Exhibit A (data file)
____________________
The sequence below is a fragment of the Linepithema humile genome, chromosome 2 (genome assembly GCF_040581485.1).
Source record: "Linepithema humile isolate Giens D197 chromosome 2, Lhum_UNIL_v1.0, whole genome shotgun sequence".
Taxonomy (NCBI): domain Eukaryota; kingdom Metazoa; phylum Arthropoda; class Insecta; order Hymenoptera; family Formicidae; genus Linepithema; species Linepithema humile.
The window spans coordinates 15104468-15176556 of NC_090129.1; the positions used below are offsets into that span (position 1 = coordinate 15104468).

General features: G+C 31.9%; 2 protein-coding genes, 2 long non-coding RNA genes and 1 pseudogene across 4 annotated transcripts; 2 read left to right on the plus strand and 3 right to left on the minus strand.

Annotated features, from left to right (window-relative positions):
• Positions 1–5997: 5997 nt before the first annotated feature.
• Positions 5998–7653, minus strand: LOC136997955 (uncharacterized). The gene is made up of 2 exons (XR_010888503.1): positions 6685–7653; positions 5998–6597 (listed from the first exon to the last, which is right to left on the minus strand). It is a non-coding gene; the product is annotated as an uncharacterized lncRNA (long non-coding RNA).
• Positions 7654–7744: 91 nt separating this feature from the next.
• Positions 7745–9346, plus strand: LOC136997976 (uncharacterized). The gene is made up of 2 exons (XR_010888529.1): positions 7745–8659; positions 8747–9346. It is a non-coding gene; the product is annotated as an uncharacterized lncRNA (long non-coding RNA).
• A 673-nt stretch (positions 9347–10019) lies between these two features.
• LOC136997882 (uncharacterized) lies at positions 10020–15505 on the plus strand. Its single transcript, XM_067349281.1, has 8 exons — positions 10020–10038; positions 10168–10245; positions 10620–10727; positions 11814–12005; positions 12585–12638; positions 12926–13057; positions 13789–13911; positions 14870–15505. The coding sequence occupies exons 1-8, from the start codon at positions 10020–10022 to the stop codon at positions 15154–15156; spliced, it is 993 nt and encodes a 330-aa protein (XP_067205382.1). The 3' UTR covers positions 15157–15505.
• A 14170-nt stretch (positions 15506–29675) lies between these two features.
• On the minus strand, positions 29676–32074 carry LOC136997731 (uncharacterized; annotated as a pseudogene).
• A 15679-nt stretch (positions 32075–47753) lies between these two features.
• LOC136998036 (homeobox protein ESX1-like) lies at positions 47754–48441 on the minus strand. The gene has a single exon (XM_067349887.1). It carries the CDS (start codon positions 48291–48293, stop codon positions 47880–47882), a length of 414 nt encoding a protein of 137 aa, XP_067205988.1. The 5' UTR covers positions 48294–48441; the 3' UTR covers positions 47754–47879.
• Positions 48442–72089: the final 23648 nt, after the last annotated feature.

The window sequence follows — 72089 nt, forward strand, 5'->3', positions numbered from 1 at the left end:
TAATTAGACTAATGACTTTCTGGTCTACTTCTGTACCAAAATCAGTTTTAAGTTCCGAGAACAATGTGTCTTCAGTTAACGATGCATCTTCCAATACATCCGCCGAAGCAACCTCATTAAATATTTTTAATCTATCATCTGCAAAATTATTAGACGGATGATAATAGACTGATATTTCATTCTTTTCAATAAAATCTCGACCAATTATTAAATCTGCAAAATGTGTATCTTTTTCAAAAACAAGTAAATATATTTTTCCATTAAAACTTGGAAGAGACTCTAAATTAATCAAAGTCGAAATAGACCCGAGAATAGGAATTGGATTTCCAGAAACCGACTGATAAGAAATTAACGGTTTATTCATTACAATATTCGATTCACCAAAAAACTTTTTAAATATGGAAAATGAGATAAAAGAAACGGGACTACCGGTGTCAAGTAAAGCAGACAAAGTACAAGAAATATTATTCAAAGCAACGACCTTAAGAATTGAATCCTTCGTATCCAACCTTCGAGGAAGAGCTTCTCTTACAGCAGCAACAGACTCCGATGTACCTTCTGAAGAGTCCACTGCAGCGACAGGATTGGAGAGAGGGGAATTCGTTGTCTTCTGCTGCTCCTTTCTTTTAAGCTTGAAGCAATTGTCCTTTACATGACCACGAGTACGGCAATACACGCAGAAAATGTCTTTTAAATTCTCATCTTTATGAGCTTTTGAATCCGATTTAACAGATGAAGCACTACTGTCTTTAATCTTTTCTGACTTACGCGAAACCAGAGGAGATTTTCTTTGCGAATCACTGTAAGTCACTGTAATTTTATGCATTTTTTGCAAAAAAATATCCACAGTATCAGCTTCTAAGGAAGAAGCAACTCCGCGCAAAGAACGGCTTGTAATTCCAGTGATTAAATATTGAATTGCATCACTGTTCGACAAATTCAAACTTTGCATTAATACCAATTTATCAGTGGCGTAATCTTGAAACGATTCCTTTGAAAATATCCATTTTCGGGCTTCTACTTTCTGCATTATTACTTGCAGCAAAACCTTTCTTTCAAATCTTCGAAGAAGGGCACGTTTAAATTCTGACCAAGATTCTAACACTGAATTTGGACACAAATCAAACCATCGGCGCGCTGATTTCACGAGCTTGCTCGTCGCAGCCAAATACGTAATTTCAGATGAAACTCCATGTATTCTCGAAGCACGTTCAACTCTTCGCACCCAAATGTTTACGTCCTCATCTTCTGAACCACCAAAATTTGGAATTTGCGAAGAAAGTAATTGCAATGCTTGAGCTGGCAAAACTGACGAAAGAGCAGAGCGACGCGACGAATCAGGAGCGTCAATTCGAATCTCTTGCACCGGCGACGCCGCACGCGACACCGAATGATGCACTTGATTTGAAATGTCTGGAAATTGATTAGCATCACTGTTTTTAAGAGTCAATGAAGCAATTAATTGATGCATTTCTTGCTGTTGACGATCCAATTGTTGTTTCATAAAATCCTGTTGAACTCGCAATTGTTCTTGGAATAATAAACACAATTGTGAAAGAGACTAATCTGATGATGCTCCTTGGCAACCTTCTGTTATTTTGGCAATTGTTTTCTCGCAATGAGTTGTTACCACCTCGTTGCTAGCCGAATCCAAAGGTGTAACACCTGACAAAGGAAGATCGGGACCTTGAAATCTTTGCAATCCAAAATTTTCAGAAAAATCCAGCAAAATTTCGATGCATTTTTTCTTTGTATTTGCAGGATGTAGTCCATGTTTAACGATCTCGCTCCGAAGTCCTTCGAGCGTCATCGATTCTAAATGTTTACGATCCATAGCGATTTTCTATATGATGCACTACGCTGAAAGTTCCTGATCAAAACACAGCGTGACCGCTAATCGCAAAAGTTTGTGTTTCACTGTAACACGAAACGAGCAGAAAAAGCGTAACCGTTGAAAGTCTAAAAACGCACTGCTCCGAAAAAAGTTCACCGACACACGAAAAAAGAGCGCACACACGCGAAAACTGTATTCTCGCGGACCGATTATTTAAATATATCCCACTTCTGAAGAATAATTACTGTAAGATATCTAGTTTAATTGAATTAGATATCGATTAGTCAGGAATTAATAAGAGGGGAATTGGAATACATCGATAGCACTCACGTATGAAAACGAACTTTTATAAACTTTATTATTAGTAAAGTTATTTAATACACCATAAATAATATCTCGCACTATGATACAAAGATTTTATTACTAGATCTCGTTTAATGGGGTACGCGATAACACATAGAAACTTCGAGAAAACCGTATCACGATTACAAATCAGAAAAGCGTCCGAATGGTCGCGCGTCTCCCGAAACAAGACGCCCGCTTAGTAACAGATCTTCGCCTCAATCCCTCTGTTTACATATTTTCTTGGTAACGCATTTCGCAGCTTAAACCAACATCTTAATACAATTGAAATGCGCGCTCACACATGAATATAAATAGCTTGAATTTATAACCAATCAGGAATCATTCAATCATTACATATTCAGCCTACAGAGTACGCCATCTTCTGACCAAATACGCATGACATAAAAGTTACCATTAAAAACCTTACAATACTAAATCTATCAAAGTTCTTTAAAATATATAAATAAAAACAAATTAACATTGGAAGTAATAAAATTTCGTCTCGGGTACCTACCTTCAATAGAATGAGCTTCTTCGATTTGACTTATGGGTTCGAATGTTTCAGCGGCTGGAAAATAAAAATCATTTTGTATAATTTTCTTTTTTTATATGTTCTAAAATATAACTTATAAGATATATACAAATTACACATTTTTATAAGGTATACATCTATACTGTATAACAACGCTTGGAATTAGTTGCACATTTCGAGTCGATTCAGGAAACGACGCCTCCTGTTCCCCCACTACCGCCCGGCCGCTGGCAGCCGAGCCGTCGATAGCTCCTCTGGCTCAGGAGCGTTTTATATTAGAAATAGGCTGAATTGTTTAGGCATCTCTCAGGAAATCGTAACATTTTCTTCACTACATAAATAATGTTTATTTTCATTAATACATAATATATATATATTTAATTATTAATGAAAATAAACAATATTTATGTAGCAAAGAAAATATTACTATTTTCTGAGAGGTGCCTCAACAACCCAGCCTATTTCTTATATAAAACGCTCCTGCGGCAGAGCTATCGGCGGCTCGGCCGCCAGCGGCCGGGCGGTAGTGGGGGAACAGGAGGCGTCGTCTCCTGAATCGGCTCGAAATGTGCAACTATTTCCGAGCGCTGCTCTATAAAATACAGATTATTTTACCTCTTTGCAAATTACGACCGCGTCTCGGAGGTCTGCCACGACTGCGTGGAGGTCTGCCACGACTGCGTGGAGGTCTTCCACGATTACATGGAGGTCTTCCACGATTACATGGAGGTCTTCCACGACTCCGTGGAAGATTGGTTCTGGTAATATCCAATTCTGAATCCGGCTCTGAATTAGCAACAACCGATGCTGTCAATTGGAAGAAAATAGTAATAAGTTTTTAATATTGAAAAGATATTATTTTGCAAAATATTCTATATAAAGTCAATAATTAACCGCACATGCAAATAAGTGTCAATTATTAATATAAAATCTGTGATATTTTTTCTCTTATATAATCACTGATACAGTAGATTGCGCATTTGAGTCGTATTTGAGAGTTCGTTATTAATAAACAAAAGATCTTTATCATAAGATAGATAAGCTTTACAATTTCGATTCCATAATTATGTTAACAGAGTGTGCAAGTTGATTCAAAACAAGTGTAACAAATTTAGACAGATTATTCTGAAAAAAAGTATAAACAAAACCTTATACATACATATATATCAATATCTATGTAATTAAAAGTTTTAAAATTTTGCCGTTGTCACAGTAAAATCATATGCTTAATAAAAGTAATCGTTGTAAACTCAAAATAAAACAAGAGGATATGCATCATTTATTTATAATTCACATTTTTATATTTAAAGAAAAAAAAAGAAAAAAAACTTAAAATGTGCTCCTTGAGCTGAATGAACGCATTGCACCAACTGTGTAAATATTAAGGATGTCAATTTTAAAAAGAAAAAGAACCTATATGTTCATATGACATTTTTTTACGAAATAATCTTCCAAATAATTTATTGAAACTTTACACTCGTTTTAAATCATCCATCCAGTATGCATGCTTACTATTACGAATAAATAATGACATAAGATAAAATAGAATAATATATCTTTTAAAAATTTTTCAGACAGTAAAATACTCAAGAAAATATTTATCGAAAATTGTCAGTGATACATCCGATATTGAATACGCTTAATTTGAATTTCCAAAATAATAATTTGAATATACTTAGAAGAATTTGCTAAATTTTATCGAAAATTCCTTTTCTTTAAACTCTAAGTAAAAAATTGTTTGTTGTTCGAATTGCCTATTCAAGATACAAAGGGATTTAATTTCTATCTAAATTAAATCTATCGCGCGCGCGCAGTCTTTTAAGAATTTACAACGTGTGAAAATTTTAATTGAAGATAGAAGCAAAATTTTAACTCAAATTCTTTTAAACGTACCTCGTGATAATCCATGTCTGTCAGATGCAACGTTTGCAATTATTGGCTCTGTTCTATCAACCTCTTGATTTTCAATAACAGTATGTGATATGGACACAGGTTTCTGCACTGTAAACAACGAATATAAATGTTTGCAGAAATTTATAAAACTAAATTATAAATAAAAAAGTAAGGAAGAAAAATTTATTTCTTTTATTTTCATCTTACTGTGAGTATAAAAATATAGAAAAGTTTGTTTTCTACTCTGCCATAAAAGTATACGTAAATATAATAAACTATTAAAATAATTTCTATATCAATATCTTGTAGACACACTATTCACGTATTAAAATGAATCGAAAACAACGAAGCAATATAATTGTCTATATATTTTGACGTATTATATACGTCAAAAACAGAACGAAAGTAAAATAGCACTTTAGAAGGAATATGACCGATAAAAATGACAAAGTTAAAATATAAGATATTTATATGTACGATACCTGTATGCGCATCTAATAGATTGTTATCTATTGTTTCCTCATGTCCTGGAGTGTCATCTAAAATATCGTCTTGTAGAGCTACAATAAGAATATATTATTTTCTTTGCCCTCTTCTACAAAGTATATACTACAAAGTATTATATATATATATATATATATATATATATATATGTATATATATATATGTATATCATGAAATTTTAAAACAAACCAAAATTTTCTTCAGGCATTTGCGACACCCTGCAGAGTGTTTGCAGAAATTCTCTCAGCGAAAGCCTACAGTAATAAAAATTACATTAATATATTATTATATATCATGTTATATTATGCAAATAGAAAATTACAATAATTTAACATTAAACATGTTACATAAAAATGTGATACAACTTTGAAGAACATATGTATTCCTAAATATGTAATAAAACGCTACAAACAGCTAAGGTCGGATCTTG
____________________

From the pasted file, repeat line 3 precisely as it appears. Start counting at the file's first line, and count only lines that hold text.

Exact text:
Taxonomy (NCBI): domain Eukaryota; kingdom Metazoa; phylum Arthropoda; class Insecta; order Hymenoptera; family Formicidae; genus Linepithema; species Linepithema humile.